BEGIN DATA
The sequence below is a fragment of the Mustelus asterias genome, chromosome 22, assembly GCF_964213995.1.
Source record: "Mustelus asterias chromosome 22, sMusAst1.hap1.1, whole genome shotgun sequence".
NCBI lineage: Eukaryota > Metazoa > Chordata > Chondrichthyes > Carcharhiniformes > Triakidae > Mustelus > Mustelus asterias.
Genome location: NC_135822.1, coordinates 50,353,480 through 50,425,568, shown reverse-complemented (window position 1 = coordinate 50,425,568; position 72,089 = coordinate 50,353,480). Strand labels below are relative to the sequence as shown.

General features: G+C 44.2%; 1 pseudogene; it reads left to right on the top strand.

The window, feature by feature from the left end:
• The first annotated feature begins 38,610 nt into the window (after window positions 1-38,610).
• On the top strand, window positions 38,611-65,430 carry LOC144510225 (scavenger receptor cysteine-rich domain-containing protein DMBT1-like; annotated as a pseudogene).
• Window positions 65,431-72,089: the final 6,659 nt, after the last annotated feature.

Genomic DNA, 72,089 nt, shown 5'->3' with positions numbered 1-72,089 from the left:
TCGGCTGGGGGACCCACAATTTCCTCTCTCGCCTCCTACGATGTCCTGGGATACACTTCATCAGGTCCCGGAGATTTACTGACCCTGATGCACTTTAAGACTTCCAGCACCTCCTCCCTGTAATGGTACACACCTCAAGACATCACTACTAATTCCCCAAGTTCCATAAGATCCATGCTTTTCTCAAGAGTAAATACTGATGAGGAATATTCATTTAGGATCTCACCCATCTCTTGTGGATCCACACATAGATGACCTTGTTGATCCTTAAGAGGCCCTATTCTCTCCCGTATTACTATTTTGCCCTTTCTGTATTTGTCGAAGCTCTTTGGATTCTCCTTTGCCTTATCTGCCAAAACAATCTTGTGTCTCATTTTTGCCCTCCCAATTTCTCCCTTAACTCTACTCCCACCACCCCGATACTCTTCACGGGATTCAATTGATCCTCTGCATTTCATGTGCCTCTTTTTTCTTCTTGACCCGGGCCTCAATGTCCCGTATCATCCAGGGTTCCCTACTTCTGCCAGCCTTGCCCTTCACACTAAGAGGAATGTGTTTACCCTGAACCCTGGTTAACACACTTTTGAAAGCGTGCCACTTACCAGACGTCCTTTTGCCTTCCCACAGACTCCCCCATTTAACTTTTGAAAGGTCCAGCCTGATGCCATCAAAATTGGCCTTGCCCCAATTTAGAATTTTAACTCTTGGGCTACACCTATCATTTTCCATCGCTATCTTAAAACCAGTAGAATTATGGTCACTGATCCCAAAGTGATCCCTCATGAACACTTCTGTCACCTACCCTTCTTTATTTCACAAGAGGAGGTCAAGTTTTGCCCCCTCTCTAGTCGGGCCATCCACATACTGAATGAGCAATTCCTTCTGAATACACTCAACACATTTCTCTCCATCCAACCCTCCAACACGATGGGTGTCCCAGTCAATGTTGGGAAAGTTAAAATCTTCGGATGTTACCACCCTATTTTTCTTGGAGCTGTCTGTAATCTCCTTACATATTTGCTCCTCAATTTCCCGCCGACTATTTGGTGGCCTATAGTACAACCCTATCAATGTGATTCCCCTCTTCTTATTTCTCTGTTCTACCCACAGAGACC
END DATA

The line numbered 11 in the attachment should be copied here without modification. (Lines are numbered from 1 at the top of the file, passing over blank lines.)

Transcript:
TCGGCTGGGGGACCCACAATTTCCTCTCTCGCCTCCTACGATGTCCTGGGATACACTTCATCAGGTCCCGGAGATTTACTGACCCTGATGCACTTTAAGACTTCCAGCACCTCCTCCCTGTAATGGTACACACCTCAAGACATCACTACTAATTCCCCAAGTTCCATAAGATCCATGCTTTTCTCAAGAGTAAATACTGATGAGGAATATTCATTTAGGATCTCACCCATCTCTTGTGGATCCACACATAGATGACCTTGTTGATCCTTAAGAGGCCCTATTCTCTCCCGTATTACTATTTTGCCCTTTCTGTATTTGTCGAAGCTCTTTGGATTCTCCTTTGCCTTATCTGCCAAAACAATCTTGTGTCTCATTTTTGCCCTCCCAATTTCTCCCTTAACTCTACTCCCACCACCCCGATACTCTTCACGGGATTCAATTGATCCTCTGCATTTCATGTGCCTCTTTTTTCTTCTTGACCCGGGCCTCAATGTCCCGTATCATCCAGGGTTCCCTACTTCTGCCAGCCTTGCCCTTCACACTAAGAGGAATGTGTTTACCCTGAACCCTGGTTAACACACTTTTGAAAGCGTGCCACTTACCAGACGTCCTTTTGCCTTCCCACAGACTCCCCCATTTAACTTTTGAAAGGTCCAGCCTGATGCCATCAAAATTGGCCTTGCCCCAATTTAGAATTTTAACTCTTGGGCTACACCTATCATTTTCCATCGCTATCTTAAAACCAGTAGAATTATGGTCACTGATCCCAAAGTGATCCCTCATGAACACTTCTGTCACCTACCCTTCTTTATTTCACAAGAGGAGGTCAAGTTTTGCCCCCTCTCTAGTCGGGCCATCCACATACTGAATGAGCAATTCCTTCTGAATACACTCAACACATTTCTCTCCATCCAACCCTCCAACACGATGGGTGTCCCAGTCAATGTTGGGAAAGTTAAAATCTTCGGATGTTACCACCCTATTTTTCTTGGAGCTGTCTGTAATCTCCTTACATATTTGCTCCTCAATTTCCCGCCGACTATTTGGTGGCCTATAGTACAACCCTATCAATGTGATTCCCCTCTTCTTATTTCTCTGTTCTACCCACAGAGACC